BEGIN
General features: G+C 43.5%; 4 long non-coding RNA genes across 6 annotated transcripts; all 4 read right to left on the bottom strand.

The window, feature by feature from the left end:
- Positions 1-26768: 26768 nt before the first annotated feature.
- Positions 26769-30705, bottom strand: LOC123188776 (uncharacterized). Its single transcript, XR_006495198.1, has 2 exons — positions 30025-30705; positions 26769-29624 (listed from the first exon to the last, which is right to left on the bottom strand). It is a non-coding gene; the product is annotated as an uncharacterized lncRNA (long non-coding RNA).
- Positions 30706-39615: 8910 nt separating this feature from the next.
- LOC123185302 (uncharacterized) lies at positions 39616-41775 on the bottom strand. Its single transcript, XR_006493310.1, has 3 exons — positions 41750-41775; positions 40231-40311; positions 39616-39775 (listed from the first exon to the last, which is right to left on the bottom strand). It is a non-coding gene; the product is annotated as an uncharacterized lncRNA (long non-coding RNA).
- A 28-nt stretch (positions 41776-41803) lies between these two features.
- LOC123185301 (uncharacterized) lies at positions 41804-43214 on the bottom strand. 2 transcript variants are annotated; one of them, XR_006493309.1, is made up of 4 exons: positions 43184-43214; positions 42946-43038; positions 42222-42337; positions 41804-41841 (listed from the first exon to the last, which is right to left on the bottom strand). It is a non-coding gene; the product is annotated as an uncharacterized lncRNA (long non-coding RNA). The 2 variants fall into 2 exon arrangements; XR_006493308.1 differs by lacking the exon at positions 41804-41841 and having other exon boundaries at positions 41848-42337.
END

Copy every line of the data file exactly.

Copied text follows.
General features: G+C 43.5%; 4 long non-coding RNA genes across 6 annotated transcripts; all 4 read right to left on the bottom strand.

The window, feature by feature from the left end:
- Positions 1-26768: 26768 nt before the first annotated feature.
- Positions 26769-30705, bottom strand: LOC123188776 (uncharacterized). Its single transcript, XR_006495198.1, has 2 exons — positions 30025-30705; positions 26769-29624 (listed from the first exon to the last, which is right to left on the bottom strand). It is a non-coding gene; the product is annotated as an uncharacterized lncRNA (long non-coding RNA).
- Positions 30706-39615: 8910 nt separating this feature from the next.
- LOC123185302 (uncharacterized) lies at positions 39616-41775 on the bottom strand. Its single transcript, XR_006493310.1, has 3 exons — positions 41750-41775; positions 40231-40311; positions 39616-39775 (listed from the first exon to the last, which is right to left on the bottom strand). It is a non-coding gene; the product is annotated as an uncharacterized lncRNA (long non-coding RNA).
- A 28-nt stretch (positions 41776-41803) lies between these two features.
- LOC123185301 (uncharacterized) lies at positions 41804-43214 on the bottom strand. 2 transcript variants are annotated; one of them, XR_006493309.1, is made up of 4 exons: positions 43184-43214; positions 42946-43038; positions 42222-42337; positions 41804-41841 (listed from the first exon to the last, which is right to left on the bottom strand). It is a non-coding gene; the product is annotated as an uncharacterized lncRNA (long non-coding RNA). The 2 variants fall into 2 exon arrangements; XR_006493308.1 differs by lacking the exon at positions 41804-41841 and having other exon boundaries at positions 41848-42337.